- Working parents bore the brunt of the pandemic childcare burden when schools and day cares closed.
- As the health crisis subsides, working parents have high expectations around the support they need.
- To attract and retain top talent, organizations need offer flexibility and emergency childcare.
- This article is part of a series called "Future of Work," which examines how business leaders are rethinking the workplace.
When the pandemic hit and schools and day cares closed, working parents bore the brunt of the childcare burden. They became remote teachers, lunchtime line cooks, one-person IT help desks, and de facto nannies and mannies - all the while trying to do their day jobs.
"We used to say people are 'working from home,' but in COVID, people are really living at work," said Maribeth Bearfield, chief human resources officer at Bright Horizons, a provider of employer-sponsored childcare in the US. "Home is their new workplace."
Nearly 40% of parents say they are working more hours now than before the pandemic, driven by greater workloads and childcare responsibilities, according to MassMutual's Consumer Spending & Saving Index. Nearly a quarter of parents say balancing childcare responsibilities with work has had a negative impact on their career progression.
Today, as the health crisis subsides in the US, working parents have high expectations around what they need from employers. "Employers are going to have to get really creative and support employees in any way they can," Bearfield said.
Working parents want flexibility in terms of their schedules and locations, and they also want their employers to provide emergency childcare. "And if they can't get it from their organization, they'll go next door," she said. "It's a talent issue."
Insider recently spoke with Bearfield about how these trends will shape the post-pandemic workplace.
This interview was condensed and edited for clarity.
Insider: Describe Bright Horizons' business model.
Bearfield: We are an education and care company that helps employers take care of their employees' families. The company started 35 years ago with a revolutionary idea: If parents could bring their children right into the workplace, they would work very differently. When your child is right there on-site, it relieves the mental load and takes the stress off you. Bright Horizons has expanded into other family supports and needs, such as backup childcare.
Insider: How has the pandemic changed Bright Horizons' approach?
Bearfield: Our Modern Family Index study showed that 91% of parents are concerned about their mental load - their own mental load and the mental load of their spouse or partner. So I always think of it as, how do we help? What can we do to help employees eliminate as much of the stress of life as possible?
With COVID-19, people are living at work, and they need childcare support. And they need school-aged child support, and they may also need elder-care support. Those are all the things that we help employers provide to their employees.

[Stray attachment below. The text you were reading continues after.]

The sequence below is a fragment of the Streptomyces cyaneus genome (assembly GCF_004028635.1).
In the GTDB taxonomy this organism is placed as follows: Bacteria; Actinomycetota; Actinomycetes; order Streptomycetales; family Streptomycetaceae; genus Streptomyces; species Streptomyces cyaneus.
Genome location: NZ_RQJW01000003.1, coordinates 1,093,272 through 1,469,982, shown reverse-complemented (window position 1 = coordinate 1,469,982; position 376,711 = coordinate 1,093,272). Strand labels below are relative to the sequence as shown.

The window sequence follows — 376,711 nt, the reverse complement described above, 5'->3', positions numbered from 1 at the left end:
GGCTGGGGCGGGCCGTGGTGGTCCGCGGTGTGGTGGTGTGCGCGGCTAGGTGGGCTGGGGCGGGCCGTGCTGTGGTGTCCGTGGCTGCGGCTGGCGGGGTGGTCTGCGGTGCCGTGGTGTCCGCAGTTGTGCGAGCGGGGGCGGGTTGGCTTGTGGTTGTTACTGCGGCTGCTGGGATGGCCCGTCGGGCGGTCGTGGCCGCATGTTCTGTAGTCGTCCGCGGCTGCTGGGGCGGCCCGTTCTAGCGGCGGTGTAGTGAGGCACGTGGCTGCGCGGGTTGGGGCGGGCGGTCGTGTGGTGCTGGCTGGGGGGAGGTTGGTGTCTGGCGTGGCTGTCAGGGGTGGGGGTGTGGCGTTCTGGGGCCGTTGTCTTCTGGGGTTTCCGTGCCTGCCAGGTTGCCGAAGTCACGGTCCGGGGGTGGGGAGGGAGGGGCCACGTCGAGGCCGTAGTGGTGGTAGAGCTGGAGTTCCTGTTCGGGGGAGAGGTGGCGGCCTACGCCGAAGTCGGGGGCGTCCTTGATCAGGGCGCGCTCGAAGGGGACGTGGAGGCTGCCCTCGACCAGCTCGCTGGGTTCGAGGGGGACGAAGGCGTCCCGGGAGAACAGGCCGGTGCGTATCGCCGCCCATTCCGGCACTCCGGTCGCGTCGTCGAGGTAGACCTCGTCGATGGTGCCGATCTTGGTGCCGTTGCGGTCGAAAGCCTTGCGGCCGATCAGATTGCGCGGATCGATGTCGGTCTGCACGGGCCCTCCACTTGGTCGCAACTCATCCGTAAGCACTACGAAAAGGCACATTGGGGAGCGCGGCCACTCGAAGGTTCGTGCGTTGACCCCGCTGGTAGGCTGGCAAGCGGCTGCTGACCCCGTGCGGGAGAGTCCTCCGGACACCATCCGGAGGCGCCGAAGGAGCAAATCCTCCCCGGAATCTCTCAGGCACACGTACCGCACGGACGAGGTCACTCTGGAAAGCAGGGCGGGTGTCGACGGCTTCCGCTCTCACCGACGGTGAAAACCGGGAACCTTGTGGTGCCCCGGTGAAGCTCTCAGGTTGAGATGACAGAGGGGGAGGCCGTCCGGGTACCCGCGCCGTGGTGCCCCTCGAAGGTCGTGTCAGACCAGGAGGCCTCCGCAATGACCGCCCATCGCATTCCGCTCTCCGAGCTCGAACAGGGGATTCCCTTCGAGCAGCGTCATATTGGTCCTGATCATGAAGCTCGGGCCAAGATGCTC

Insider: Are employers rising to the challenge?
Bearfield: Even 10 years ago, employers were not concerned with people's family needs. Benefits were basically medical, dental, and life insurance, and that's it. And then employees started saying, "I need help. I need help with my well-being. And if you don't help me, I'll go next door because another organization will help me." That's when employers realized they needed to offer more because the standard was not doing it.
COVID has really magnified all these issues. Employees are saying, "I can't work at home when I've got a 3-year-old. So how are you going to help?" I really think the employer is now being seen as the supporter.
Insider: You say that childcare is increasingly a talent issue.
Bearfield: We're already very concerned about the number of women leaving the workforce and the impact that it's having on companies. In so many ways, we're truly going backwards. Women are saying, "I can't come back. I don't have the support I need to come back." Employers are going to have to be flexible and really open about supporting employees in a whole different way.
If they fail to support their people, employees will leave.
Insider: If employees are working a hybrid schedule, with some days at home and some days in the office, what will childcare arrangements look like?
Bearfield: We don't know what the hybrid workplace is really going to look like, but I do believe that people are going to work the way they need and want to work. So again, employers are going to have to become really creative. If employees are working hybrid, they need more flexible childcare options.
Insider: How does Bright Horizons fit into the equation?
Bearfield: We'll have to provide childcare in more flexible ways. If employees aren't driving in to work, they may need childcare providers right in their towns. Maybe we will create community centers that are not affiliated with any company but are used by a number of businesses for backup care. Maybe we will create more freestanding centers that anyone can use.
We need to become more flexible.